Selecting the proper class life for assets placed in service may allow a business to increase its cashflow by accelerating depreciation and thus deferring federal and state income taxes. Often little thought is given to assigning the proper class life to an asset when it is placed in service. In many cases, the ability to classify an asset as one with a shorter life eligible for accelerated depreciation is not recognized until years after the asset has been placed in service. All is not lost, however, because it is possible to retroactively “catch up” on depreciation not previously claimed.
This can be accomplished by switching to the proper class life and taking advantage of revenue procedures that allow taxpayers to deduct in one year the cumulative difference between the depreciation taken on an asset previously placed in service and the amount of depreciation that would have been taken using the proper method. This catch-up frequently results from a cost segregation study performed in connection with a property that was acquired a few years earlier. As a result of these procedures, it is possible to significantly increase cashflow from the tax savings generated by the deductions made available with this approach.
Cost segregation is the process of determining the proper classification of an investment in a facility between structural and nonstructural property. The various cost components are identified, separated, and reclassified into tangible personal property and other items eligible for shorter depreciable tax lives than the lives applicable to real property. By reallocating a significant portion of the costs from longer recovery periods (27.5 or 39 years) to shorter recovery periods (5, 7, or 15 years), the depreciation expense is accelerated, providing increased cashflow and tax savings in the early years of the asset’s life.
Although in many cases the total depreciation is exactly the same, the benefit of cost segregation comes from the time value of money. Put another way, a tax deduction today is worth significantly more than a tax deduction in the future.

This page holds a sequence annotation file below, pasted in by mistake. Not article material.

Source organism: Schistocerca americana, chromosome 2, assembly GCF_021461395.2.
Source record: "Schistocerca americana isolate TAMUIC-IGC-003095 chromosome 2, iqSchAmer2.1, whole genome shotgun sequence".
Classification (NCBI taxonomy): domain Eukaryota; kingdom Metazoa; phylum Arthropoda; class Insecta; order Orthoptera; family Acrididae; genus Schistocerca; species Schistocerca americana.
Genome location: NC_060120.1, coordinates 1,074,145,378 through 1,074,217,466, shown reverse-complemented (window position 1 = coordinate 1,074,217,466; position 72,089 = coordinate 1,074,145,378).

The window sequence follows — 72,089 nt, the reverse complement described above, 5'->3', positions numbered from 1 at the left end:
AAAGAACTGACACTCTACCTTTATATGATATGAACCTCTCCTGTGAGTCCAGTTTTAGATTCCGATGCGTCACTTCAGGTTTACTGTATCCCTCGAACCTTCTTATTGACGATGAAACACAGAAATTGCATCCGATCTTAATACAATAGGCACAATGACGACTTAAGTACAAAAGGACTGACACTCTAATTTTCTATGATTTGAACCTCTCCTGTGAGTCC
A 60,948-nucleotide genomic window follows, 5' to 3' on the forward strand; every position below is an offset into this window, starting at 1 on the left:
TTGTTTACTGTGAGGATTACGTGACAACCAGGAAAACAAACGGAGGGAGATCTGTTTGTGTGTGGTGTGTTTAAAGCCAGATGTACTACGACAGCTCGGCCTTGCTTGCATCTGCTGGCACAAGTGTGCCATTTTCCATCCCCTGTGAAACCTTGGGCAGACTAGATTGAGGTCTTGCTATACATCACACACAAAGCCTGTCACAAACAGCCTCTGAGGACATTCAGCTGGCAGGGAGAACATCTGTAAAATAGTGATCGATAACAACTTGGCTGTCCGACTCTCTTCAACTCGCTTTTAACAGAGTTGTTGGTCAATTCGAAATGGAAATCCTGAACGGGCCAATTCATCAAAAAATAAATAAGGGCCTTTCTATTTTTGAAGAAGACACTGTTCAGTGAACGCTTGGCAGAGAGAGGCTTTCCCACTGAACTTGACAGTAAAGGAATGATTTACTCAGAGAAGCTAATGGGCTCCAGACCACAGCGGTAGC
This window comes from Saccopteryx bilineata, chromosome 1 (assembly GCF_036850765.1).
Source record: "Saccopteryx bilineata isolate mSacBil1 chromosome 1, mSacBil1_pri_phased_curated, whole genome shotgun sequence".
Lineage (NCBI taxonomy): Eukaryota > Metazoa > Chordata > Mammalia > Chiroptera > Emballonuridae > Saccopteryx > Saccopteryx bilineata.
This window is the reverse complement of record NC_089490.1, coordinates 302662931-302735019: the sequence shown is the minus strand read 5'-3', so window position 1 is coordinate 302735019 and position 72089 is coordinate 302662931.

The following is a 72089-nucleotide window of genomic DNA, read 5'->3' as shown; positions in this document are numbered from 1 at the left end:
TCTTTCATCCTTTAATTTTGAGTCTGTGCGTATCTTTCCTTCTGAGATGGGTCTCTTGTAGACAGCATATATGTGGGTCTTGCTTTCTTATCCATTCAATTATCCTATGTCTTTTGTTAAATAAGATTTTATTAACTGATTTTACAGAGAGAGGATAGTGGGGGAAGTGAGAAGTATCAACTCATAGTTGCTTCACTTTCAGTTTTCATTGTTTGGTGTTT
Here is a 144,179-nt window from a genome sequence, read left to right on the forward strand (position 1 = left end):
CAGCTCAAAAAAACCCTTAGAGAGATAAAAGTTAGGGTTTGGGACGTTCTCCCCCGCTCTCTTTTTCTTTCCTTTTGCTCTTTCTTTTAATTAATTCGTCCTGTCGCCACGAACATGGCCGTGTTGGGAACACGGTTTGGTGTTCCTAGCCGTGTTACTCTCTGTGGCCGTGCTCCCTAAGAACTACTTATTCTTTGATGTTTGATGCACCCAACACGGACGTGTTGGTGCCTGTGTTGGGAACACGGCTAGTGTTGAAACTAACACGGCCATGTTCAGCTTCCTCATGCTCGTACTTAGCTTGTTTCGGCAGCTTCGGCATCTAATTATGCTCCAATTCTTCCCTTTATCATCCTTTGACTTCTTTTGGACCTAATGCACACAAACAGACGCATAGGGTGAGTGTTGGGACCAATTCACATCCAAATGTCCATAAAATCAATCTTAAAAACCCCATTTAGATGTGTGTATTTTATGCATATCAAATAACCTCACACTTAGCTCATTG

Ideally, a cost segregation study should be performed for the year the real estate is first placed into service. However, the IRS allows taxpayers to deduct catch-up depreciation on the difference between the depreciation taken to date and the depreciation that could have been taken using cost segregation techniques. Cost segregation may apply retroactively to any property placed in service since 1987, although the cost versus the benefit of doing such a study must be considered.
The Job Creation and Worker Assistance Act of 2002, P.L. 107-147, gave businesses a first-year 30% depreciation bonus for qualifying assets acquired between September 11, 2001, and September 10, 2004 (Sec. 168(k)(1)). The Jobs and Growth Tax Relief Reconciliation Act of 2003, P.L. 108-27, boosted this bonus depreciation significantly to 50% for assets placed in service between May 6, 2003, and December 31, 2004 (Sec. 168(k)(4)). This bonus is in addition to regular first-year depreciation. Under this law, at least 50% of all segregated costs of qualifying property can be deducted as depreciation in the year the asset is placed in service. These can be significant factors in calculating the catch-up depreciation benefit.
Certain revenue procedures (Rev. Procs. 2002-19 and 2002-9, as amplified by Rev. Proc. 2002-54) make it easier for taxpayers who claimed less than the allowable depreciation in prior years to take catch-up depreciation within a single tax year. The IRS views this as a change in accounting method and stated in Rev. Proc. 2002-19 that in the case of a negative adjustment (i.e., where additional deductions may be claimed), the adjustment may be taken in the current year.
The Service has claimed that under the modified accelerated cost recovery system (MACRS), the recovery period determines the period over which the basis of depreciable property is recovered. Therefore, the IRS considers changes to MACRS depreciation allocations as a result of cost segregation to be a change in recovery period and, consequently, to qualify as a change in accounting method to which the automatic change provisions of Rev. Proc. 2002-19 apply (i.e., recovery of prior years’ depreciation adjustments over a one-year period) (Regs. Sec. 1.446-1T(e)(2)(ii)(d)).
The identification of costs eligible for segregation must be determined on an item-by-item basis, and it is essential that studies be done only by individuals with a strong understanding of the applicable tax law, regulations, cases, revenue rulings, and current legislation. Cost segregation studies are not for everyone (e.g., tax-exempt organizations), so it is important to understand the taxpayer’s goals and situation before undertaking a study or suggesting making a change for catch-up depreciation.
Federal tax law creates the potential for accelerating substantial deductions in one year, depending on the cost, size, and nature of the property and the time period involved. Therefore, any time a significant investment in real property has been made or is going to occur, cost segregation should be considered.If you would like additional information about these items, contact Mr. Koppel at (781) 407-0300 or email@example.com.